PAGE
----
They wouldn’t give the flags back

Kristen and her kids get together regularly with some friends from church. They sort of trade babysitting so the parents can go out for a “date.” When she has a houseful of kids, she does an activity with them. Lucky for me, they have sort of adopted the Stories for Seniors Programs. They have made dozens of beautiful tissue paper flowers and last month they delivered decorated white bags. It looks like they went to a craft store and bought white lunch bags, markers, glitter and all kinds of foam shapes. They decorated the bags with bright colors and designs and wrote messages on the bags. Merry Christmas, Have a Nice Day and God Loves You.

Kristen’s husband is a military guy and in the past she has provided me with little American flags. I use them because we open our program with the Pledge of Allegiance and I play a video of Celine Dion singing God Bless America. We then thank all of the men and women who have ever served in the United States Armed Services. And we thank all of the family members who have waited, worried and prayed back on the homefront.

So along with the decorated bags and the note cards that said FAITH, HOPE, FAMILY AND LOVE, she brought me a new supply of little flags. And I needed them. Why? Because they seem to disappear. The folks like holding them just as they did when they were in grade school. When you were the special kid who got to stand in the front of the room, holding the flag…….and now they all are the special kids holding Kristen’s little flags…but when I go to collect them, they don’t want to give them up!

People in their 80’s want to take the flags back to their rooms. So, Kristen brought me 24 more.

I asked each resident to tell me what the note card message meant to them: Faith, Hope, Love, Family.

One lady said, I got the cards that say FAMILY. What that means to me is that I no longer have any family. We used to have great times. I had a big basement with a fireplace. I used to cook and we would have big parties. So many cousins and aunts and uncles and neighborhood people, too. They are all gone now.

So, what can you say? Oh, you can’t have the flag. I need it for my next program.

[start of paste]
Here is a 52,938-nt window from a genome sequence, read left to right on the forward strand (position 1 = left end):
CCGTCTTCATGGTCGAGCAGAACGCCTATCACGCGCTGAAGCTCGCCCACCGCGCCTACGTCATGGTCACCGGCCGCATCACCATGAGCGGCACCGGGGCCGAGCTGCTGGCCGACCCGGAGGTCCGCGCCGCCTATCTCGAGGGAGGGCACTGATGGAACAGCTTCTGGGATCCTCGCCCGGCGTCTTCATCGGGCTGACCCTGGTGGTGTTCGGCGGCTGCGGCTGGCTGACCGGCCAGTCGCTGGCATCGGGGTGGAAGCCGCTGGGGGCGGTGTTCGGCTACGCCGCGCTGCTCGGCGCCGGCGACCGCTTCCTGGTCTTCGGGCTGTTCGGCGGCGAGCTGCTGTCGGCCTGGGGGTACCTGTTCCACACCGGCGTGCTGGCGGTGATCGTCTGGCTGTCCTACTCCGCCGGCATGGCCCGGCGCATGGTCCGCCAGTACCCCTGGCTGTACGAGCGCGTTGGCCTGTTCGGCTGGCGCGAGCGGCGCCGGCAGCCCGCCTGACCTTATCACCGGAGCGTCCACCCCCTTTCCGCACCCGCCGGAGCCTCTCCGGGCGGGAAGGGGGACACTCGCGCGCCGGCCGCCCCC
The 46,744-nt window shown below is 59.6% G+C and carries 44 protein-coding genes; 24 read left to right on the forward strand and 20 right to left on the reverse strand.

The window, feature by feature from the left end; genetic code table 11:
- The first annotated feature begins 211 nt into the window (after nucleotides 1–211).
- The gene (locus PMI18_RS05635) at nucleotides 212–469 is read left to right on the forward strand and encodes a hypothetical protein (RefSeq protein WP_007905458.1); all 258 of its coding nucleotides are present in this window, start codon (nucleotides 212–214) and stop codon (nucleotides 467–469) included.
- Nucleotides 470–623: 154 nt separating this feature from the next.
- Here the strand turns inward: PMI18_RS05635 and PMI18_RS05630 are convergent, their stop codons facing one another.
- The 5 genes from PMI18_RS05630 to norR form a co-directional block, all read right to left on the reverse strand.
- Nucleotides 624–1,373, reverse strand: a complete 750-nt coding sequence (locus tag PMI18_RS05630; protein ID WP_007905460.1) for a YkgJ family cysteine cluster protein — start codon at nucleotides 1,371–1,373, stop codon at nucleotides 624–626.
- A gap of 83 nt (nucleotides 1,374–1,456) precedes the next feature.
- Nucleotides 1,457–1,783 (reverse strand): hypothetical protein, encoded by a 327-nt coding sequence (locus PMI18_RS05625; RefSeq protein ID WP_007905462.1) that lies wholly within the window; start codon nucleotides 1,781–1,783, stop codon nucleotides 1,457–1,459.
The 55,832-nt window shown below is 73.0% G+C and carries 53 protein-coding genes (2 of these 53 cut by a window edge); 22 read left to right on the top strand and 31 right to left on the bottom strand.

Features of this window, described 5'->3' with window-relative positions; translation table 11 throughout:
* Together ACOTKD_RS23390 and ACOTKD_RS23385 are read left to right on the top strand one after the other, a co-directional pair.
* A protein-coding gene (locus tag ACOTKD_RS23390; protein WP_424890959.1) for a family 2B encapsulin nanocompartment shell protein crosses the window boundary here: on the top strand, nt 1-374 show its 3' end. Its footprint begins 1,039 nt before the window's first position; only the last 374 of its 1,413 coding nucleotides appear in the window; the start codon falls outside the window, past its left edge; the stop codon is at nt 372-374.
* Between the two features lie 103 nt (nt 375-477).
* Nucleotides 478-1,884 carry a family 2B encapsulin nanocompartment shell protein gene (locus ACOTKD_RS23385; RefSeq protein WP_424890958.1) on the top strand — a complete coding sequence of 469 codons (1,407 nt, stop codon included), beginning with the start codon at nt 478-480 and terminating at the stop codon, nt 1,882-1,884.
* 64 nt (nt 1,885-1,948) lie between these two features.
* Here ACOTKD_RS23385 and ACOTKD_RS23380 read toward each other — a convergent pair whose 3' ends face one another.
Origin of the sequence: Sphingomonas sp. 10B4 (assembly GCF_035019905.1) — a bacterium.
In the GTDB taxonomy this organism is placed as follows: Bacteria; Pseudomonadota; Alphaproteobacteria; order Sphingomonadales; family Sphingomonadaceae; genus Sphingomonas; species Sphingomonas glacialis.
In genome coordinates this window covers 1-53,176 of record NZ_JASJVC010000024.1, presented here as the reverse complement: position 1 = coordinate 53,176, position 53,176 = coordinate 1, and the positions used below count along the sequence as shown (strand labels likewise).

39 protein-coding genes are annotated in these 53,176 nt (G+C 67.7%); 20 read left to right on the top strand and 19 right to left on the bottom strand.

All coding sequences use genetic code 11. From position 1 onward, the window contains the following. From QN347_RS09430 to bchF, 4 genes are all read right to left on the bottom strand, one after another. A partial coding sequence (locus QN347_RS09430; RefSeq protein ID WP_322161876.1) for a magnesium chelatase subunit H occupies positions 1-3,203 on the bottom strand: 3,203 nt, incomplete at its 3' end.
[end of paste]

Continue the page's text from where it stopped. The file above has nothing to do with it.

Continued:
Of course not…….they love the flag. They love what it means. The deep patriotism that they felt when they lived through WWII. When they lost a brother in the Korean War. When they lost their son in Vietnam. When they watch a loved one suffer with the effects of Agent Orange. These flags are not just flags. They are symbols of the trials and tragedies they have endured in their lives. The flags are very important to them. One has a grandson with wounds from an explosion in Iraq. And another one loved a soldier who had a wound to the eye, that experienced a permanent vision disability that shattered his dreams for a good future.

The flag is a a reminder that defending your country and the human rights of others is a part of being an American soldier or Marine. The residents will hold that flag dear to them ’til the end. And Kristen and her kids have given them a special gift – a little flag.

Kristen and her kiddies brought red beads and bells that jingled and jangled as we sang Christmas songs. And the bell necklaces were all worn happily,  and jingled and jangled as they walked out of the activity room, or wheeled out of the activity room….with a pile of Christmas presents on their laps, all donated by the people who read my blog or heard of the project from their friends.

This particular group is not poor, and live in a upscale retirement community. But,  that doesn’t mean that they do not appreciate copper tin ornaments in the shapes of gingerbread men and stars, note paper that says Faith and hand lotions, cookies, tissues, Christmas cards, and sugarless candies.

And they all left the room with memories shared – of the times that they took their kids to Breakfast with Santa, celebrated a grandchild’s Christmas birthday on Long Island, fed the ducks on the icy pond, vacationed with the family in a log cabin on Lake Michigan, and attended a Christmas Eve  worship service at a Baptist church, even though they were Catholic. Little exchanges that they didn’t know about each other. Little things that made them laugh. Little things that made me glad that I was there with them.


In the spirit of giving and receiving, I think that Operation Secret Santa was a grand success. Thank you! Thank you! Thank you!

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